Next, we can grab a small pair of vise grip pliers and snap them onto the brass piece next to the rubber as the rubber is attached to the brass piece. Then we can turn the vise grips one way and turn the hydrant head the other way.
Finally, you outside should be able to remove the brass and rubber from the plunger.
Once the old one gets removed, you can grab a wire brush. Brush the threads and apply some anti-seize. With anti-seize on the threads, you can un-package the new rubber. Thread it onto the plunger. Once it is hand tight, grab a vise grip plier and snug it up.
With the rubber installed on the end of the plunger, grab the wire brush. Brush the threads on the top of the standpipe. Once the threads are clean, apply some soft set thread sealant.
With sealant on the threads, make sure the handle on the hydrant is wide open. Then, start to thread it back onto the standpipe. When the hydrant head is hand tight, use a pipe wrench and snug it up.
Next, we can remove the square set screw under the handle. It is what adjusts the lever position. With the screws removed, grab a11mm wrench and channel lock pliers. Remove the nut and then the bolt out of the top of the hydrant handle.
With that removed, lower the handle and brass parts that go on the side. Once those are out of the way, slide the brass piece off. that had the square set screw in it. With that removed, grab the channel lock pliers and loosen, removing the packing nut.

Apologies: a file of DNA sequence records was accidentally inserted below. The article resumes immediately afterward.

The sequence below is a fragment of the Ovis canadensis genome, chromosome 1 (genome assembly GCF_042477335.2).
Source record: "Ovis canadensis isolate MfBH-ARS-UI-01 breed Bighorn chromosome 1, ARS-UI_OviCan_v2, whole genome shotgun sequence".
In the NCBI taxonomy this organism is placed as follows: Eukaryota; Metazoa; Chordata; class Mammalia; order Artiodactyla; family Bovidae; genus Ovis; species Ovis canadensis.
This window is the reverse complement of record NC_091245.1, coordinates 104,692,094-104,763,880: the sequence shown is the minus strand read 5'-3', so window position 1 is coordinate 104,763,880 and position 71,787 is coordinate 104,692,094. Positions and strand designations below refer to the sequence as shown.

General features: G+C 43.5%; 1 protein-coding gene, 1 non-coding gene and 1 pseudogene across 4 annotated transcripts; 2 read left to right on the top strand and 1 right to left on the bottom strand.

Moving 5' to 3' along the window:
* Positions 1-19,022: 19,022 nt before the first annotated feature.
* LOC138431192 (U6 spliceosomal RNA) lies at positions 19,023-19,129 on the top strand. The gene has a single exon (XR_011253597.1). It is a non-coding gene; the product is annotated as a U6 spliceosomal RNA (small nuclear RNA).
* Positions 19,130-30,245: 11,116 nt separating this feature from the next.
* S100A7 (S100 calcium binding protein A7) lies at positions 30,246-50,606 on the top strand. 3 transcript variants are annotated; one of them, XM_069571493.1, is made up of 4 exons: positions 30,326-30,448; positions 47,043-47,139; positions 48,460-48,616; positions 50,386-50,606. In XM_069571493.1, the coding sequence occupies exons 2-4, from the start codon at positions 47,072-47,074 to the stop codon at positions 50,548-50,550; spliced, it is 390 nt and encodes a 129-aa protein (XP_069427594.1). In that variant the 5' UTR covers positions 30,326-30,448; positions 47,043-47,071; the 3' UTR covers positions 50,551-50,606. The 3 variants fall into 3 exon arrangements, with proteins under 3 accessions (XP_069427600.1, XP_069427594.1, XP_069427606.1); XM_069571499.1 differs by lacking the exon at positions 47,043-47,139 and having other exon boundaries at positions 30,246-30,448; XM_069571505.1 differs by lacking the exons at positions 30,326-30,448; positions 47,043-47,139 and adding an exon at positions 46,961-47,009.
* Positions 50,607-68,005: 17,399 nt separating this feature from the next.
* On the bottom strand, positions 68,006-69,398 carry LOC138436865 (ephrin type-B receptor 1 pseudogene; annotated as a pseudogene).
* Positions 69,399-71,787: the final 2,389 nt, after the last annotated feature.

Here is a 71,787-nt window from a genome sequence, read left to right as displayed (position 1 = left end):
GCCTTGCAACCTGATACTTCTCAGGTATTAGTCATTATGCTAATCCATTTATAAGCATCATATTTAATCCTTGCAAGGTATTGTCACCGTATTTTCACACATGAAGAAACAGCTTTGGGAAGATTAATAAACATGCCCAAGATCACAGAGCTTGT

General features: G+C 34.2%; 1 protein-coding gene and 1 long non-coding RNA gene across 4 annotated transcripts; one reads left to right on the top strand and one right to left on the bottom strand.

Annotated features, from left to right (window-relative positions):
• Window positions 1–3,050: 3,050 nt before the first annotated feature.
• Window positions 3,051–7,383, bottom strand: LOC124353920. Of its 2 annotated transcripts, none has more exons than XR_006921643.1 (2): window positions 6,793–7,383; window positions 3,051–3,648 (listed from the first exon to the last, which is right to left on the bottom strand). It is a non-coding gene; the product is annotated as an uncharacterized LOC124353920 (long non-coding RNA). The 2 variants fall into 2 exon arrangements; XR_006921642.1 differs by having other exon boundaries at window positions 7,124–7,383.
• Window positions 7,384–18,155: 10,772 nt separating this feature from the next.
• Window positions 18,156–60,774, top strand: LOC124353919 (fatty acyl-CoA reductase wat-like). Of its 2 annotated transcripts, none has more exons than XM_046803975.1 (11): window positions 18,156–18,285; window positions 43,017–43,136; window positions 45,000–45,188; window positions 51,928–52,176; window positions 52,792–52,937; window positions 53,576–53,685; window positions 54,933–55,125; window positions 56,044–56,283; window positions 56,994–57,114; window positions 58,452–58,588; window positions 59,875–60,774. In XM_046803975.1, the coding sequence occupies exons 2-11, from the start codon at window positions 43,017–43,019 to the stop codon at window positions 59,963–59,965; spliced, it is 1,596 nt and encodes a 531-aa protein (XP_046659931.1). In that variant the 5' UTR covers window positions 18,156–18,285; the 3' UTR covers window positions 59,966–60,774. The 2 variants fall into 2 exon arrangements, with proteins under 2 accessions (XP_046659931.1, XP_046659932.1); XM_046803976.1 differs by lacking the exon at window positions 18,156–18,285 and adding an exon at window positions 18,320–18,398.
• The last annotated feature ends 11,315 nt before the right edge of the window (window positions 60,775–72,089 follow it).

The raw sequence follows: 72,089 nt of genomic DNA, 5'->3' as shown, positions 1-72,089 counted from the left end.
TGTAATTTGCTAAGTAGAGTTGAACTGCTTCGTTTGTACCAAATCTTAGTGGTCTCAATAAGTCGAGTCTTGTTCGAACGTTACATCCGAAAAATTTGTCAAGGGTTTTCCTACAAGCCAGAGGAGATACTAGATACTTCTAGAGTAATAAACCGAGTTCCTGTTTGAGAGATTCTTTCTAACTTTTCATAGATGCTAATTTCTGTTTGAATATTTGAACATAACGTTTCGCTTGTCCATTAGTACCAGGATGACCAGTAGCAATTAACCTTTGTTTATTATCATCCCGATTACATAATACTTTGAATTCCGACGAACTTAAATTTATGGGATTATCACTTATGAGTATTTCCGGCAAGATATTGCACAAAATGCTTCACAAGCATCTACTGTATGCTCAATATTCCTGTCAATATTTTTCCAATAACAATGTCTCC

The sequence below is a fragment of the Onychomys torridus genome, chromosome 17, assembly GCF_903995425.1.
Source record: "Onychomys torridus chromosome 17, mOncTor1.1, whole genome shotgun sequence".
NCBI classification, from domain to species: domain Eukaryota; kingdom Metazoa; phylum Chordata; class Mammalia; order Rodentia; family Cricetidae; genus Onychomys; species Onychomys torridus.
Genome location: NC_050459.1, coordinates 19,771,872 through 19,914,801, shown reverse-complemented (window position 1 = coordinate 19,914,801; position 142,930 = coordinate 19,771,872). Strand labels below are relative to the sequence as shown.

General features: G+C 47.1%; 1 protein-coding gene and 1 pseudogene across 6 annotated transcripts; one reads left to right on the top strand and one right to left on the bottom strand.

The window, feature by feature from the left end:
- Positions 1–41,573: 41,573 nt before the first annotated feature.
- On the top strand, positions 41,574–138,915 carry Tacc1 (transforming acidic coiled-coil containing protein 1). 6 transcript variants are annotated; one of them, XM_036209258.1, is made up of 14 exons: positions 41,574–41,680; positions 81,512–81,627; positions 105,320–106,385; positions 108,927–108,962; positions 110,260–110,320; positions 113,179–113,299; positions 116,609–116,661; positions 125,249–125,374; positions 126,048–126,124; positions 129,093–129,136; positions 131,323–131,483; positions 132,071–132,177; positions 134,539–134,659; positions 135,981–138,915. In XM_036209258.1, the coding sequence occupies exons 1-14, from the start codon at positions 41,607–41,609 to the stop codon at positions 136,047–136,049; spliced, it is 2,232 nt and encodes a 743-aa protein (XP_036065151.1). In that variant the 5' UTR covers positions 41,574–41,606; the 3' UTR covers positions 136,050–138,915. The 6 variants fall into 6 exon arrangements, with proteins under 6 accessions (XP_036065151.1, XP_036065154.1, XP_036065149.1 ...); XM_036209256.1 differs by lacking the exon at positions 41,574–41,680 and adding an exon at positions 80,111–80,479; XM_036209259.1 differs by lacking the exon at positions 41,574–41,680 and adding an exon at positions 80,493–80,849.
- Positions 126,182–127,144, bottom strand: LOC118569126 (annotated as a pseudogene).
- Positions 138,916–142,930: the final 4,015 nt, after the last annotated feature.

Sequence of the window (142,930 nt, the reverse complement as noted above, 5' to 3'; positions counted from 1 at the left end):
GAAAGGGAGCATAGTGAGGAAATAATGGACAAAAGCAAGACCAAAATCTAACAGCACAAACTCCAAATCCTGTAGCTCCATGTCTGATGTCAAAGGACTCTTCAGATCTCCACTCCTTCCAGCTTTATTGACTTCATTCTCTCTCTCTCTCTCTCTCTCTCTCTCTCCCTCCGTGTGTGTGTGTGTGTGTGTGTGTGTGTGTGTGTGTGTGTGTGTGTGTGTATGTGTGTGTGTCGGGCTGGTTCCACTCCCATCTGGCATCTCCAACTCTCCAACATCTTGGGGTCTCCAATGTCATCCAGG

With the packing nut removed, grab a pick or a flat screwdriver. Remove the two o-rings down inside. Once removed, hold the two o-rings in the rebuild kit. Slide them both onto the plunger rod and down into where the old o-rings were. Once in place, slide the packing nut back into position and start it by hand. Next, give it a ¼ turn or so more to snug it up.
Next, slide the brass piece on that had the square set screw in it. Grab the two side brass pieces for the handle. Reinstall the handle into the brass pieces and slide it upward into the top of the hydrant. Grab the new 11mm bolt and slide it through the hydrant head and handle. Start the 11mm lock nut on the other side. Next, take the 11mm wrench and channel lock pliers and snug it down. Don’t tighten it too much as it will pinch the handle making it hard to move.
Next, lift the handle and start the new set screw into the brass piece. Move the hydrant handle to about 30 degrees off our standpipe and tighten that square set screw. Turn the valve that supplies water to the hydrant and test it. If it does not shut off entirely or fully open, you can shut the water off and re-adjust that set screw. Suppose it does not wholly shut off and turn the water off going to the hydrant. Drain it off, then close the hydrant handle. Tighten the set screw and re-test it.
It will have it working perfectly. When you open it, there is full pressure. When shut, there are no drips or leaks. There should be no leaks after attaching a hose, packing nut, and the hydrant head threads onto the standpipe.